Huge win for the Internet, as U.S. Court of Appeals upholds hard-won Net Neutrality rules
Key ruling prohibiting Internet slow lanes sends strong signal to Canada and the European Union, which are currently reviewing their own Net Neutrality rules
In a huge win for Internet users, a top U.S. federal court upheld some of the strongest Net Neutrality rules in the world. The long-awaited decision, handed out by the U.S. Court of Appeals for the District of Columbia Circuit on Tuesday morning, continues the FCC’s prohibition of Internet slow lanes and sends a strong signal to Canada and the European Union, which are each currently reviewing their own Net Neutrality rules.
The ruling that high-speed Internet should be viewed as a utility equally accessible to all Americans came in response to a Big Telecom challenge to the Federal Communications Commission (FCC)'s Open Internet Order, which came into effect last June, after a campaign that saw millions of people speak out for an open Internet.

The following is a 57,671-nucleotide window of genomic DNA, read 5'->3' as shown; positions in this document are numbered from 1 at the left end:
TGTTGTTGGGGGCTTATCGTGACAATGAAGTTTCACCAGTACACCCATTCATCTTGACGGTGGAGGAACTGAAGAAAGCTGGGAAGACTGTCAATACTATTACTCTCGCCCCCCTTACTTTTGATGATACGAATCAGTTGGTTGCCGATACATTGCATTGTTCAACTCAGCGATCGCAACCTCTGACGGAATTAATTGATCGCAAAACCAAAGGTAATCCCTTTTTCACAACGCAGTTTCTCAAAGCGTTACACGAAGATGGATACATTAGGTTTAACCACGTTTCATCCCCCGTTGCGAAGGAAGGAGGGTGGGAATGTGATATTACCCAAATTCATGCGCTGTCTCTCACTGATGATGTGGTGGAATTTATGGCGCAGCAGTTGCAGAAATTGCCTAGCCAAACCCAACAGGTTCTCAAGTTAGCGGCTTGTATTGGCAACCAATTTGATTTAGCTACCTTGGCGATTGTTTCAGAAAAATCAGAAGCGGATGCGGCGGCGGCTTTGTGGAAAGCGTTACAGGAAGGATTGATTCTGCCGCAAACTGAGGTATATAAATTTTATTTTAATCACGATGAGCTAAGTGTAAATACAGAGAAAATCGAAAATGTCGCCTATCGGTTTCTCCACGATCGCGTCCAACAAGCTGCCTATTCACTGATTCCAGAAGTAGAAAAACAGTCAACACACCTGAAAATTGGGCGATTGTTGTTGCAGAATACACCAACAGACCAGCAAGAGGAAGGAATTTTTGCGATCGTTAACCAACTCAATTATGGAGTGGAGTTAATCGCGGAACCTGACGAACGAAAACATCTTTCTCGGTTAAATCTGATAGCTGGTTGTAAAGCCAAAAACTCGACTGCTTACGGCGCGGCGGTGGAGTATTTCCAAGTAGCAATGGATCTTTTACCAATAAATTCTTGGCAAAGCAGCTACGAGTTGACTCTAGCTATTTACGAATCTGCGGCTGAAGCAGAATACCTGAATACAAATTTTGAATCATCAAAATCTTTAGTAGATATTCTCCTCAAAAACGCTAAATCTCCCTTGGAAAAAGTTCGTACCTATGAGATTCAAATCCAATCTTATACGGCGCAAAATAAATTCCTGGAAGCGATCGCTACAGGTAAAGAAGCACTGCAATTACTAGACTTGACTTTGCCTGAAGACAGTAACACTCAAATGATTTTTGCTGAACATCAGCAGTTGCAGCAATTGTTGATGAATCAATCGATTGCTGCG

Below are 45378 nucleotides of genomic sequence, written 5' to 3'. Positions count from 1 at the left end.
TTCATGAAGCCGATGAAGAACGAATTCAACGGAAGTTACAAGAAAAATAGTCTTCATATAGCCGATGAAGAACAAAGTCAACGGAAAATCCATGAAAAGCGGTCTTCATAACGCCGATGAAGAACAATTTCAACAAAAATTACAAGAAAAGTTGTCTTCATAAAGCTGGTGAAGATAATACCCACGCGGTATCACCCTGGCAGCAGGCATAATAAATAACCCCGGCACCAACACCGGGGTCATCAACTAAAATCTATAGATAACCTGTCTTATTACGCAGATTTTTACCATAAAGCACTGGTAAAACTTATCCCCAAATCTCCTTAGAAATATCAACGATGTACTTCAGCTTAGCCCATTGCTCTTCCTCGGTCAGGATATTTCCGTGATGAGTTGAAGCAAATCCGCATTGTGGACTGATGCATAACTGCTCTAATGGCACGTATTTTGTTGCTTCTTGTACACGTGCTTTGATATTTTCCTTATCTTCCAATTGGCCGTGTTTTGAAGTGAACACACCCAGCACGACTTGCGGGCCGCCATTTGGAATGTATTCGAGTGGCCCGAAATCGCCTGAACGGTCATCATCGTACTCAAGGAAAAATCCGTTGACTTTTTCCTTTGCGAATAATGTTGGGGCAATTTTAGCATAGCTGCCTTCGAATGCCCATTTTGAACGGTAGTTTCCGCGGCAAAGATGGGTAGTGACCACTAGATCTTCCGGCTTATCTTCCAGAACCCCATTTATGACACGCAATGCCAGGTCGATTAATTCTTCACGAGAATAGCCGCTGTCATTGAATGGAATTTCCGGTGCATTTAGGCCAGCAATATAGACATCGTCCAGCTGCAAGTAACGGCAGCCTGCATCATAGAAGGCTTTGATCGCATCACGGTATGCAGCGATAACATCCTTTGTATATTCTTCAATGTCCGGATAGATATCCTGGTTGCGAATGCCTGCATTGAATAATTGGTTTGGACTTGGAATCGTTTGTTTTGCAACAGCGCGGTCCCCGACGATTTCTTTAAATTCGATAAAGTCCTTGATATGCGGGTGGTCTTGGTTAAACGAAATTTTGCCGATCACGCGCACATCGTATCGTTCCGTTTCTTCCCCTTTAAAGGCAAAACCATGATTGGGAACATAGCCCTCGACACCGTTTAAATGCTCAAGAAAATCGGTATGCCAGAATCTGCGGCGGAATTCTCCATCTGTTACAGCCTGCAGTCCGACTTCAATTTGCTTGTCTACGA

This is an historic win that continues to prohibit Internet slow lanes and ensures the Internet is seen as an essential utility that should be accessible to everybody, rather than a luxury for those who can afford it.
The ruling also makes clear that the FCC has the legal authority to safeguard Internet users in this way. This would never have happened without one of the longest and most sustained campaigns for the open Internet in history. It’s sure to inspire Internet users across the world to continue working for an Internet that is truly free and open.
The U.S. court’s decision sends a strong signal to Canada and the European Union: The Canadian Radio-television and Telecommunications Commission (CRTC) recently launched a hearing into Internet pricing, and is asking for public comments until June 28. In the E.U., the Body of European Regulators (BEREC) is in the process of issuing Net Neutrality guidelines for all member countries.
Over five million people spoke out at StopTheSlowdown.net as part of the joint campaign to win strong Net Neutrality rules last year.